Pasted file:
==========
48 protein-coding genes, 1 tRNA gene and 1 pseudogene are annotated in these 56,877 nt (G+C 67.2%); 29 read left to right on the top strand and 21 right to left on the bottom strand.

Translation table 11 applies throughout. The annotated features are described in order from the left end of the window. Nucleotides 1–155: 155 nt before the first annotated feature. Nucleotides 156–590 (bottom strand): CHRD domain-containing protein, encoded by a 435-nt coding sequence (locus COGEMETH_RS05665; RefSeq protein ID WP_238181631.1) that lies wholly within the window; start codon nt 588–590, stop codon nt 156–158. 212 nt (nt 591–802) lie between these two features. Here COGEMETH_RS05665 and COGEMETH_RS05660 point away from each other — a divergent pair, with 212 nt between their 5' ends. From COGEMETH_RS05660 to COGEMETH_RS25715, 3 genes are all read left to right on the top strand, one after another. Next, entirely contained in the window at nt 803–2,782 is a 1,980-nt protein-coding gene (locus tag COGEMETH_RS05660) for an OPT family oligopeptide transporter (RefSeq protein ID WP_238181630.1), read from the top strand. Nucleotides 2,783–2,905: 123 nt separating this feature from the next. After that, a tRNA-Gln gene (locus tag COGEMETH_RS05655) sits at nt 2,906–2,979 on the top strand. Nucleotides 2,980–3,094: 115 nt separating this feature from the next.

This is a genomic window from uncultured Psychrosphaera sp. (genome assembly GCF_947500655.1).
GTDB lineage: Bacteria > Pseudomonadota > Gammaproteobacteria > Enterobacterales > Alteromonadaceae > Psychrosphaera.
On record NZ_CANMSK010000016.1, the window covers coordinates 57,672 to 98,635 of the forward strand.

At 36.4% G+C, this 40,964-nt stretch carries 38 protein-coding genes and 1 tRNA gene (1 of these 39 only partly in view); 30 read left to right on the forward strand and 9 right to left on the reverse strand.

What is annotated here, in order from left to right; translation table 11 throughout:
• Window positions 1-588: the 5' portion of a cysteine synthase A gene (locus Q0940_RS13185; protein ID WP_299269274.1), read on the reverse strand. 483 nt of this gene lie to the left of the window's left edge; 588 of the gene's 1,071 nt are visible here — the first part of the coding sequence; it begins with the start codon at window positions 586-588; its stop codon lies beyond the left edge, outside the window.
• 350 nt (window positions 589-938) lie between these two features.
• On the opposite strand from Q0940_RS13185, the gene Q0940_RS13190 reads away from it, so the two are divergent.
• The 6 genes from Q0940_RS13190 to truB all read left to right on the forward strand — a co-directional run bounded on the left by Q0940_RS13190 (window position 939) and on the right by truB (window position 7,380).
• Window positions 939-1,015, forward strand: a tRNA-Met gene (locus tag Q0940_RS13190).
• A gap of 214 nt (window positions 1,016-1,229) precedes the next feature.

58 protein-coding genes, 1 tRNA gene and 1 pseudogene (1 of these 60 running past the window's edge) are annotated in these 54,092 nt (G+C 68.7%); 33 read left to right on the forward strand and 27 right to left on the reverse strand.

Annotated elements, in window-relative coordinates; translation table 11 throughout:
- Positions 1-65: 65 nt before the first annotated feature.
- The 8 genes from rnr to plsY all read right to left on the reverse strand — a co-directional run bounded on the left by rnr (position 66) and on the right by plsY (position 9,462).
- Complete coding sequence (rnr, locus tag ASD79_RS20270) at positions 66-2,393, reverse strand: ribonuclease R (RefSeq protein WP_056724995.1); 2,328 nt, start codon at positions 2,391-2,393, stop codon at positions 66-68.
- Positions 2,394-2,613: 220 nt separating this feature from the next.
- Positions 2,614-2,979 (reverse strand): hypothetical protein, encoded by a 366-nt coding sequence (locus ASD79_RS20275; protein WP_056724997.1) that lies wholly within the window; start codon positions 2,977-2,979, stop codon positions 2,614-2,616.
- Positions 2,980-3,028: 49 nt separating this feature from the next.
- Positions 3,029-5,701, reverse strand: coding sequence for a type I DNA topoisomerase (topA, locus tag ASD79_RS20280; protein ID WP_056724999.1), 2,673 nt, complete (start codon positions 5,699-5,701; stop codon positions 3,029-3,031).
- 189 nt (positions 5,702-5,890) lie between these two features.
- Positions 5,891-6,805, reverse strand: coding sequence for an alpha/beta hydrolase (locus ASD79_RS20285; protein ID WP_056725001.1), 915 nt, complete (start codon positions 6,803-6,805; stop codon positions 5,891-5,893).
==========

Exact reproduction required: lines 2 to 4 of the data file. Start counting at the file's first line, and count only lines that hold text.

Translation table 11 applies throughout. The annotated features are described in order from the left end of the window. Nucleotides 1–155: 155 nt before the first annotated feature. Nucleotides 156–590 (bottom strand): CHRD domain-containing protein, encoded by a 435-nt coding sequence (locus COGEMETH_RS05665; RefSeq protein ID WP_238181631.1) that lies wholly within the window; start codon nt 588–590, stop codon nt 156–158. 212 nt (nt 591–802) lie between these two features. Here COGEMETH_RS05665 and COGEMETH_RS05660 point away from each other — a divergent pair, with 212 nt between their 5' ends. From COGEMETH_RS05660 to COGEMETH_RS25715, 3 genes are all read left to right on the top strand, one after another. Next, entirely contained in the window at nt 803–2,782 is a 1,980-nt protein-coding gene (locus tag COGEMETH_RS05660) for an OPT family oligopeptide transporter (RefSeq protein ID WP_238181630.1), read from the top strand. Nucleotides 2,783–2,905: 123 nt separating this feature from the next. After that, a tRNA-Gln gene (locus tag COGEMETH_RS05655) sits at nt 2,906–2,979 on the top strand. Nucleotides 2,980–3,094: 115 nt separating this feature from the next.

This is a genomic window from uncultured Psychrosphaera sp. (genome assembly GCF_947500655.1).
GTDB lineage: Bacteria > Pseudomonadota > Gammaproteobacteria > Enterobacterales > Alteromonadaceae > Psychrosphaera.